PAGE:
Conversations with Soldiers
It was a dark and stormy night.
I was returning from two wonderful days in Bethlehem. As I passed the gate to the army base I noticed a small troop (7 or 8) of soldiers standing outside. My CPT instincts kicked in and I wanted to see what was going on. (A few nights ago soldiers went out and started detaining young men at random). My slowed pace and staring eyes were apparently suspicious to the soldiers, especially since I wasn’t wearing any CPT gear. So I heard yells in Arabic for me to come back. I generally don’t respond to commands in Arabic for two reasons. One because I don’t speak Arabic, and I don’t want soldiers thinking I understand more than I do. Two because it gives me more time to disregard the orders since they have to get a translator. Finally a soldier yelled “Stop!” in English, so I turned around and dumbfoundedly answered in English, “What me? Is there any problem?” The rest of the conversation went as follows (With my thoughts):
Soldiers: -Oh your American. Ha ha.
-So what are you doing here?
-Are you a tourist?
Me: I’m living here,(don’t say that, your on a tourist visa) well, um… I’m kind of a tourist,(Don’t wuss out) I’m on a tourist visa, but um… I’m with Christian Peacemaker Teams CPT.
-What did he say?
– He’s with…(Continues in Hebrew to other soldiers)
– So do you like it here?
(Are these soldiers trying to make small talk? This is hard to answer. I don’t like living in a place with such overt oppression. But I do like being able to work alongside those oppressed. But this guy is asking in such a tone that’s really saying “How can you live with these people?”)
Me: I could move here if I were allowed. (Maybe not the best response.)
– Do you really think you can make peace here?
( It does seem presumptuous of me to call myself a peacemaker, as I’m going to come in and make everything better. But what am I doing here then? I guess I’m more trying to lay the foundation for peace by non-violently protecting Palestinians and stop Israel from making a ‘just peace’ harder to accomplish. But what do I say to this guy?)
Me: Well I think you have a lot more to do with making peace than I do.
Soldier: -Do you mean because I’m a soldier or an Israeli?
(Ok so this guy actually wants to engage in the conversation. And he has the biggest gun, I wonder if that means he’s a leader?)
Me: Both, I think it’s up to Israelis and Palestinians and Israelis in the army to work toward peace.
Soldiers: -Do you really think they want peace?
(Well they certainly want peace more than having armed men stop them at random, not being allowed out their front doors, having sewage dumped on them, or having to walk through checkpoints everywhere they go like they do now.)
Me: Yes I do. I mean there are many opinions that Palestinians have, just like there are many opinions that Israelis have, but generally yes they want peace.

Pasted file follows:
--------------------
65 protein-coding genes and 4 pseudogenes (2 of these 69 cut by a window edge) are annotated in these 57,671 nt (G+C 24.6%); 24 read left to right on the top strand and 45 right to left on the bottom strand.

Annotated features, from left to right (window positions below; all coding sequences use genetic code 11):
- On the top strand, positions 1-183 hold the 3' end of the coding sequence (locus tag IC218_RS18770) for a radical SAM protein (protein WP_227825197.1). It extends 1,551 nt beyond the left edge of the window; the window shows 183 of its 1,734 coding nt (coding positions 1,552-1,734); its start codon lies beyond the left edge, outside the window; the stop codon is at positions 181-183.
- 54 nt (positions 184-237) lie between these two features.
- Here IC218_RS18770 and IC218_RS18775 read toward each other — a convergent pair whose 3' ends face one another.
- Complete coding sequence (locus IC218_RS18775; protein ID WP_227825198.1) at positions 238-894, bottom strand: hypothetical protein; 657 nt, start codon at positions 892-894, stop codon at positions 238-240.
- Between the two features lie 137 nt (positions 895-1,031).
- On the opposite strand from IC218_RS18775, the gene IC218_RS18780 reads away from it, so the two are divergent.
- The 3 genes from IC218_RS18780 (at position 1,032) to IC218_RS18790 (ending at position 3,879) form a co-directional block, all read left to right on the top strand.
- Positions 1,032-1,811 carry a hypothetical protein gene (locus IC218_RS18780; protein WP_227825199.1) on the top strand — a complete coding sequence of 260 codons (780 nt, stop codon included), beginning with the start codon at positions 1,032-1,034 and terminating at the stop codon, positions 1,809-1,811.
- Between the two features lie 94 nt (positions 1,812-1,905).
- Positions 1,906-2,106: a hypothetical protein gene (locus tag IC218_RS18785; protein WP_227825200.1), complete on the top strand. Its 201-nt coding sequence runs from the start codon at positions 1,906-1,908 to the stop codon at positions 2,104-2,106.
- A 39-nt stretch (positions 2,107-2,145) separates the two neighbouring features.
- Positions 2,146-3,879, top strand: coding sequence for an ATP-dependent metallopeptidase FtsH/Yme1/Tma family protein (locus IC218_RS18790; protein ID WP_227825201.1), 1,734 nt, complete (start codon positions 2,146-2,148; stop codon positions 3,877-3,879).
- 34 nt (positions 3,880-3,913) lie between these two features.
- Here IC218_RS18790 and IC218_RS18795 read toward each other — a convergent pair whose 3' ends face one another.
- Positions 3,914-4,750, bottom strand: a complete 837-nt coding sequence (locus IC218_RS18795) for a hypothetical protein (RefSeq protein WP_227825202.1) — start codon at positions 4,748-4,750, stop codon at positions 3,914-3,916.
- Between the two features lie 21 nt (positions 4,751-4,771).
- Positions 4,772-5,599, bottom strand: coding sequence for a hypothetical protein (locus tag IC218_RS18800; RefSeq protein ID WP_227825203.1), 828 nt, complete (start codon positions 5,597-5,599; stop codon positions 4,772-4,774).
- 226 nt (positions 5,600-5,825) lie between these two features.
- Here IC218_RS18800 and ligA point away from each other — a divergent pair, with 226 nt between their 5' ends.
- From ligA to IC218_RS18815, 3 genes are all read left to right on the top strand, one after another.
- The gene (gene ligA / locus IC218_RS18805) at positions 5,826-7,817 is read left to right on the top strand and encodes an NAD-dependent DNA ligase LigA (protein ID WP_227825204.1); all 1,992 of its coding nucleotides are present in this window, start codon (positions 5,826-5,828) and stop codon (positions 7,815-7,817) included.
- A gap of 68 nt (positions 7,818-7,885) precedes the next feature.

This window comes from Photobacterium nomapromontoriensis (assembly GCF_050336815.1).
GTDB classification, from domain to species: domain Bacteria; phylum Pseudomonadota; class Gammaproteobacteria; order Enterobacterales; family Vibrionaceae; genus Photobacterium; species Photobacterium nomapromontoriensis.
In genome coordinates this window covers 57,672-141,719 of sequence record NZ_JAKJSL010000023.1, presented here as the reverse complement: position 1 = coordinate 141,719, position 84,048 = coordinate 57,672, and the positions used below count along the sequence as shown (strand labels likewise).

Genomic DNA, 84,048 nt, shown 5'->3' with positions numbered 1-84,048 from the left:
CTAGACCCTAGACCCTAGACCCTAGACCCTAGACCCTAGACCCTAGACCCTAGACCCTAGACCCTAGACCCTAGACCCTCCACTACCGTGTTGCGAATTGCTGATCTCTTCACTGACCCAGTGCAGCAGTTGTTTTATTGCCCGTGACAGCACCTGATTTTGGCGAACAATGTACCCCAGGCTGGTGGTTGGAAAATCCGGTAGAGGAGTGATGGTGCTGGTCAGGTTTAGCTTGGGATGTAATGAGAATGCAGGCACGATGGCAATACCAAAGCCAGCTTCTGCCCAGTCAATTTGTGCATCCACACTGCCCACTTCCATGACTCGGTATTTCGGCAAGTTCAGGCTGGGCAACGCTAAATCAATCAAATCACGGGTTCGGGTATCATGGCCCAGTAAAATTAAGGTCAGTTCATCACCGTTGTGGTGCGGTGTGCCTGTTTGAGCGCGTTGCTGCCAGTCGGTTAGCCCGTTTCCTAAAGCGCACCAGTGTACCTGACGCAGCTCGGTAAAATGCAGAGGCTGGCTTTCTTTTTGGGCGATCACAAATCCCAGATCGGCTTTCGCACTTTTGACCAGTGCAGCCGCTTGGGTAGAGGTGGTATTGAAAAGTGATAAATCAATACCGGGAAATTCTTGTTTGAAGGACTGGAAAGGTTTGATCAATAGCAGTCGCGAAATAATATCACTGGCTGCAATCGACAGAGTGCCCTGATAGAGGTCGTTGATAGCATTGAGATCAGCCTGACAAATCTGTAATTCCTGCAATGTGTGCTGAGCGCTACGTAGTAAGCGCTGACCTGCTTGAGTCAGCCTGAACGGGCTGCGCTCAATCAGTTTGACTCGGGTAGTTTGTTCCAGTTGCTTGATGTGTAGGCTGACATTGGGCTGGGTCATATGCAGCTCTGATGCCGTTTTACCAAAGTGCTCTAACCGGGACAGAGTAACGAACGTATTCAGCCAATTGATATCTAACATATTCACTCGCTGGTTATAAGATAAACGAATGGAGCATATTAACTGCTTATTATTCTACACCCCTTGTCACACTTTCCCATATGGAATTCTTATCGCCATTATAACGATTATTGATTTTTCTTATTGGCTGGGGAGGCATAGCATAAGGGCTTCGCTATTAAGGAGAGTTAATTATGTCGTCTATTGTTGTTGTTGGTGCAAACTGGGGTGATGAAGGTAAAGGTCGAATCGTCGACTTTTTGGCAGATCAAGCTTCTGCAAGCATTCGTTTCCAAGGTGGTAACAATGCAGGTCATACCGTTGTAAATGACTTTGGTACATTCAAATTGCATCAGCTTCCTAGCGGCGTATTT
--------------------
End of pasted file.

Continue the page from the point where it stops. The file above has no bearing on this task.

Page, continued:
Soldiers: -Yeah, I think I agree with you.
(YES! The dude trying to grow a mustache agrees! This is bizarre Why are all their helmets different styles?)
– But they don’t even have a government.
(Did I miss something while I was distracted by the helmets? How do you get from ‘they want peace’ to ‘they don’t have a government’? Was this guy not paying attention to the conversation or is he thinking that they are unable to self rule, so Israel has to rule over them? Oh and what do you call the Palestinian Authority, that’s a government, but like most governments no one is really happy with them, so I may not bring this up.)
Me: Your nation is what’s keeping them from it. Give them the chance to rule themselves.
Soldiers: -But they don’t even know what they want.
(Well I can tell you what they don’t want. This! I assume this has something to do with a one or two state solution.)
Me: Like I said before they have differing opinions, but don’t Israelis want different things too? How can you hold that against them.
Soldiers: muttering to one another in Hebrew.
(I want to continue challenging these guys in small ways, especially since many of them are here by obligation of the mandatory draft. On the other hand I don’t want Palestinians thinking I often have friendly conversations with soldiers. There is paranoia on the Palestinian side. There are always rumors about collaborators, and there is general mistrust among the Palestinians. This is something that Israeli policy has helped create. So I think I’ve talked long enough. Now how do I gracefully end this conversation?)
Me: So I got to get going… Unless you are holding me or something?
Soldiers: -Ha ha.
-No no, you’re free to go.
-Have a nice evening.
I walked away and they went back into the base.
I don’t know that much was accomplished by the interrogation/conversation. But it did give me hope. I was able to have a conversation with Israeli soldiers. Where there is a conversation there is hope of communication. Where there is communication there is hope of understanding. And where there is understanding there is hope of peace.
And after all I am a peacemaker.
Pray that I know when to talk, and when to walk away.
Pray that when I do talk I do so in humility and allow God to speak through me instead of my own words.
Pray that there will be less harassment of Palestinians by soldiers and settlers.
Pray that Palestinians trust one another.
Pray for Peace.